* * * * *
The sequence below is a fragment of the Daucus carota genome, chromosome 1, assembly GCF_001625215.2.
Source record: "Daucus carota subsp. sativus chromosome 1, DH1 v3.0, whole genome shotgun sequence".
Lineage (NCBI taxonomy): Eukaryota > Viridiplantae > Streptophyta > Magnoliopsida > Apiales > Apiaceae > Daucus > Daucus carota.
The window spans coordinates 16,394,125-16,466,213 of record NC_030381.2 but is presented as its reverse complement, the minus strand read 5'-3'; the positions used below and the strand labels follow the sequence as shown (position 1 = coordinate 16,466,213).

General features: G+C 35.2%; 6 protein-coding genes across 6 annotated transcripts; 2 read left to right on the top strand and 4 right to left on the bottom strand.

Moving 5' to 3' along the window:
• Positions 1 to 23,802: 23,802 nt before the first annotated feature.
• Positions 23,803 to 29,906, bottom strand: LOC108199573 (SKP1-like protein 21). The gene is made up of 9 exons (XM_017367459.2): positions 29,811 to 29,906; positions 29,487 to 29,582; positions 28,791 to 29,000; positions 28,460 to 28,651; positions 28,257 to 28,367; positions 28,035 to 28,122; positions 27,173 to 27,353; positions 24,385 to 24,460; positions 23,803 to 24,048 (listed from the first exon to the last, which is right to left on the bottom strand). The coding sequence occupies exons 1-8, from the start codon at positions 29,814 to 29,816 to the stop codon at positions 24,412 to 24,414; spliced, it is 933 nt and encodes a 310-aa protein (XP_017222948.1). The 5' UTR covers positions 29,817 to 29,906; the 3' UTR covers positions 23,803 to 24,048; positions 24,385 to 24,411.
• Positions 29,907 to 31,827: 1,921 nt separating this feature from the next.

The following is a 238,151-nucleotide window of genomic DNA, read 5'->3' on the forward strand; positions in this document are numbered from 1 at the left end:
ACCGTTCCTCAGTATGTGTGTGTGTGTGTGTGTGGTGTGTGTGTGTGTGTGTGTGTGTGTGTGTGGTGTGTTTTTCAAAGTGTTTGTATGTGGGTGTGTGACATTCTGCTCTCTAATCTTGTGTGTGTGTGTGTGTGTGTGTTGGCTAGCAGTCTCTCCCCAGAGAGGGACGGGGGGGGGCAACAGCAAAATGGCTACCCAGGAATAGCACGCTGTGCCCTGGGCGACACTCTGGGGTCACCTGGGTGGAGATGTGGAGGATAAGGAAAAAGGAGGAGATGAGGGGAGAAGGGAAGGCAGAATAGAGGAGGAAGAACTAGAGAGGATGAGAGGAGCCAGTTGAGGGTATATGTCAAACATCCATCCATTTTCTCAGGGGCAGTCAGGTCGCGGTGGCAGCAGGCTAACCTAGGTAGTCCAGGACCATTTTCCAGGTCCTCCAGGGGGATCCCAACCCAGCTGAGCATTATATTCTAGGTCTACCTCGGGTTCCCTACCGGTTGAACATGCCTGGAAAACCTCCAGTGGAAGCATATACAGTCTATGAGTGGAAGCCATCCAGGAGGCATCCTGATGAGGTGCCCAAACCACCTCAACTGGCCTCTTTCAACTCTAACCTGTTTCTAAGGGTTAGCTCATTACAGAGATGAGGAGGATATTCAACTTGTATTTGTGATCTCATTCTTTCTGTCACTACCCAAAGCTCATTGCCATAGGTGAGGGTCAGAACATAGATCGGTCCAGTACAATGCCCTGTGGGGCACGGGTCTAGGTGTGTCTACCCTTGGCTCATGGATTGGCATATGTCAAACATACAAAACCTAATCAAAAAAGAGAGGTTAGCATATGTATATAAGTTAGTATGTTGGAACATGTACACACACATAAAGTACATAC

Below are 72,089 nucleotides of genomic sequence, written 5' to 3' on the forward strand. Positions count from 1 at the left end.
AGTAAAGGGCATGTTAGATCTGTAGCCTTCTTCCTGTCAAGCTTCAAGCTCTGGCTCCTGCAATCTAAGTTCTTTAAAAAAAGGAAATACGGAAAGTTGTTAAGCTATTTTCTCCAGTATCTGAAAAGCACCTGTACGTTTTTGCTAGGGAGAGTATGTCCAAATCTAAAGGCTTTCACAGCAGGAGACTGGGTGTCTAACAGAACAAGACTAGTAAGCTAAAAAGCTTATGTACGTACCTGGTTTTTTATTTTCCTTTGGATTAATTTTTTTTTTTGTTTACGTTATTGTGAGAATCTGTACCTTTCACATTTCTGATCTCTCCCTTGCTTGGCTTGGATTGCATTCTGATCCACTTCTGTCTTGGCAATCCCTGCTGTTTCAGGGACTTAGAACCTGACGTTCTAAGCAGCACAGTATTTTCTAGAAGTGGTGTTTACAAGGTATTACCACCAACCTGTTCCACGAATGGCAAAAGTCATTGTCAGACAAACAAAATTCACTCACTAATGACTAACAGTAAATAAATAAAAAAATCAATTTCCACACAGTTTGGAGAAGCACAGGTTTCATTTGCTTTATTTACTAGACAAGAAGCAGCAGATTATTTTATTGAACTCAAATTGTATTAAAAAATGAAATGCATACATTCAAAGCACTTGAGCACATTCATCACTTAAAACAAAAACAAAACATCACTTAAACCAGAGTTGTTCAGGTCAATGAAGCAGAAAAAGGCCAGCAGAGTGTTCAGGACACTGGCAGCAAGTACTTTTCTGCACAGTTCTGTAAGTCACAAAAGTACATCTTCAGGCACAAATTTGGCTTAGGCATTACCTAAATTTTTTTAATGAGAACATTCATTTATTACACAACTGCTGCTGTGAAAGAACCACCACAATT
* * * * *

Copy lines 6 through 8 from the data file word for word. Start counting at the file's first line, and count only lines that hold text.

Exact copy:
Moving 5' to 3' along the window:
• Positions 1 to 23,802: 23,802 nt before the first annotated feature.
• Positions 23,803 to 29,906, bottom strand: LOC108199573 (SKP1-like protein 21). The gene is made up of 9 exons (XM_017367459.2): positions 29,811 to 29,906; positions 29,487 to 29,582; positions 28,791 to 29,000; positions 28,460 to 28,651; positions 28,257 to 28,367; positions 28,035 to 28,122; positions 27,173 to 27,353; positions 24,385 to 24,460; positions 23,803 to 24,048 (listed from the first exon to the last, which is right to left on the bottom strand). The coding sequence occupies exons 1-8, from the start codon at positions 29,814 to 29,816 to the stop codon at positions 24,412 to 24,414; spliced, it is 933 nt and encodes a 310-aa protein (XP_017222948.1). The 5' UTR covers positions 29,817 to 29,906; the 3' UTR covers positions 23,803 to 24,048; positions 24,385 to 24,411.